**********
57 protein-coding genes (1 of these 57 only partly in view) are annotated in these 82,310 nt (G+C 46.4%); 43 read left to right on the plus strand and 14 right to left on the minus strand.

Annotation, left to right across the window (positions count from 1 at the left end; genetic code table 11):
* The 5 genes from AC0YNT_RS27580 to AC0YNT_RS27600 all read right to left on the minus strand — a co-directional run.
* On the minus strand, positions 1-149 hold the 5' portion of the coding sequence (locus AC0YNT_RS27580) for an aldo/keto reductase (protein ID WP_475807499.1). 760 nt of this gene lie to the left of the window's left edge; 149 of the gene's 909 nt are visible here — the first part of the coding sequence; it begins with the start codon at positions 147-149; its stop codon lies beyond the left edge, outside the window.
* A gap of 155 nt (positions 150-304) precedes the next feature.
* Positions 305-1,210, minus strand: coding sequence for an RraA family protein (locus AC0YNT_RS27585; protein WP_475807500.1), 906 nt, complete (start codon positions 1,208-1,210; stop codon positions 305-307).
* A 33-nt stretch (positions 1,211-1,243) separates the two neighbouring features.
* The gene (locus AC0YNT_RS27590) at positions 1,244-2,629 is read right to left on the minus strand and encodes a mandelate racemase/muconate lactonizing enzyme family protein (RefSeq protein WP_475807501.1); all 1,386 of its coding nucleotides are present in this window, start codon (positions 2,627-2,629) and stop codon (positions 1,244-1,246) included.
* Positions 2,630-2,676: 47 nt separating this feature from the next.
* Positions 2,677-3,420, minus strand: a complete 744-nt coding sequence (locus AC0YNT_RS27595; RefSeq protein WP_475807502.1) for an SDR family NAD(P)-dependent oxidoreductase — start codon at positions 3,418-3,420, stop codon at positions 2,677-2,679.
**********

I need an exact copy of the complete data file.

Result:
57 protein-coding genes (1 of these 57 only partly in view) are annotated in these 82,310 nt (G+C 46.4%); 43 read left to right on the plus strand and 14 right to left on the minus strand.

Annotation, left to right across the window (positions count from 1 at the left end; genetic code table 11):
* The 5 genes from AC0YNT_RS27580 to AC0YNT_RS27600 all read right to left on the minus strand — a co-directional run.
* On the minus strand, positions 1-149 hold the 5' portion of the coding sequence (locus AC0YNT_RS27580) for an aldo/keto reductase (protein ID WP_475807499.1). 760 nt of this gene lie to the left of the window's left edge; 149 of the gene's 909 nt are visible here — the first part of the coding sequence; it begins with the start codon at positions 147-149; its stop codon lies beyond the left edge, outside the window.
* A gap of 155 nt (positions 150-304) precedes the next feature.
* Positions 305-1,210, minus strand: coding sequence for an RraA family protein (locus AC0YNT_RS27585; protein WP_475807500.1), 906 nt, complete (start codon positions 1,208-1,210; stop codon positions 305-307).
* A 33-nt stretch (positions 1,211-1,243) separates the two neighbouring features.
* The gene (locus AC0YNT_RS27590) at positions 1,244-2,629 is read right to left on the minus strand and encodes a mandelate racemase/muconate lactonizing enzyme family protein (RefSeq protein WP_475807501.1); all 1,386 of its coding nucleotides are present in this window, start codon (positions 2,627-2,629) and stop codon (positions 1,244-1,246) included.
* Positions 2,630-2,676: 47 nt separating this feature from the next.
* Positions 2,677-3,420, minus strand: a complete 744-nt coding sequence (locus AC0YNT_RS27595; RefSeq protein WP_475807502.1) for an SDR family NAD(P)-dependent oxidoreductase — start codon at positions 3,418-3,420, stop codon at positions 2,677-2,679.